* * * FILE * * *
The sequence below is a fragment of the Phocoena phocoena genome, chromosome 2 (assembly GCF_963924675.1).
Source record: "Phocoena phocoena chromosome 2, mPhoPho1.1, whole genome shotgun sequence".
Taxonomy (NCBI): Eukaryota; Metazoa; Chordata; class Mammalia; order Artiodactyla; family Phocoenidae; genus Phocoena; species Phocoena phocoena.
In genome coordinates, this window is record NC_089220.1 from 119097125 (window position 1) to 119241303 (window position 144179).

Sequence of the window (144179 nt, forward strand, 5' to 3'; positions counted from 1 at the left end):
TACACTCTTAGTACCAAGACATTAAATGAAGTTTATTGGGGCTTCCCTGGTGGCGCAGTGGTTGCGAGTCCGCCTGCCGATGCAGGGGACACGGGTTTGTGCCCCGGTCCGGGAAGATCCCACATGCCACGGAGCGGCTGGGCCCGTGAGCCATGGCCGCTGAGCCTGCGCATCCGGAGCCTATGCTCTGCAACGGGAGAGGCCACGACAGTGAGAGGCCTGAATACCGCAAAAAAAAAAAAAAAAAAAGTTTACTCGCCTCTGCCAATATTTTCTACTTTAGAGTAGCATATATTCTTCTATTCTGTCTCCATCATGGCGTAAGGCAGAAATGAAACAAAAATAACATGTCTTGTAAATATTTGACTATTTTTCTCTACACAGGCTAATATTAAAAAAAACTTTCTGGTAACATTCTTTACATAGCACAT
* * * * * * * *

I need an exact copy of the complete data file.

The sequence below is a fragment of the Phocoena phocoena genome, chromosome 2 (assembly GCF_963924675.1).
Source record: "Phocoena phocoena chromosome 2, mPhoPho1.1, whole genome shotgun sequence".
Taxonomy (NCBI): Eukaryota; Metazoa; Chordata; class Mammalia; order Artiodactyla; family Phocoenidae; genus Phocoena; species Phocoena phocoena.
In genome coordinates, this window is record NC_089220.1 from 119097125 (window position 1) to 119241303 (window position 144179).

Sequence of the window (144179 nt, forward strand, 5' to 3'; positions counted from 1 at the left end):
TACACTCTTAGTACCAAGACATTAAATGAAGTTTATTGGGGCTTCCCTGGTGGCGCAGTGGTTGCGAGTCCGCCTGCCGATGCAGGGGACACGGGTTTGTGCCCCGGTCCGGGAAGATCCCACATGCCACGGAGCGGCTGGGCCCGTGAGCCATGGCCGCTGAGCCTGCGCATCCGGAGCCTATGCTCTGCAACGGGAGAGGCCACGACAGTGAGAGGCCTGAATACCGCAAAAAAAAAAAAAAAAAAAGTTTACTCGCCTCTGCCAATATTTTCTACTTTAGAGTAGCATATATTCTTCTATTCTGTCTCCATCATGGCGTAAGGCAGAAATGAAACAAAAATAACATGTCTTGTAAATATTTGACTATTTTTCTCTACACAGGCTAATATTAAAAAAAACTTTCTGGTAACATTCTTTACATAGCACAT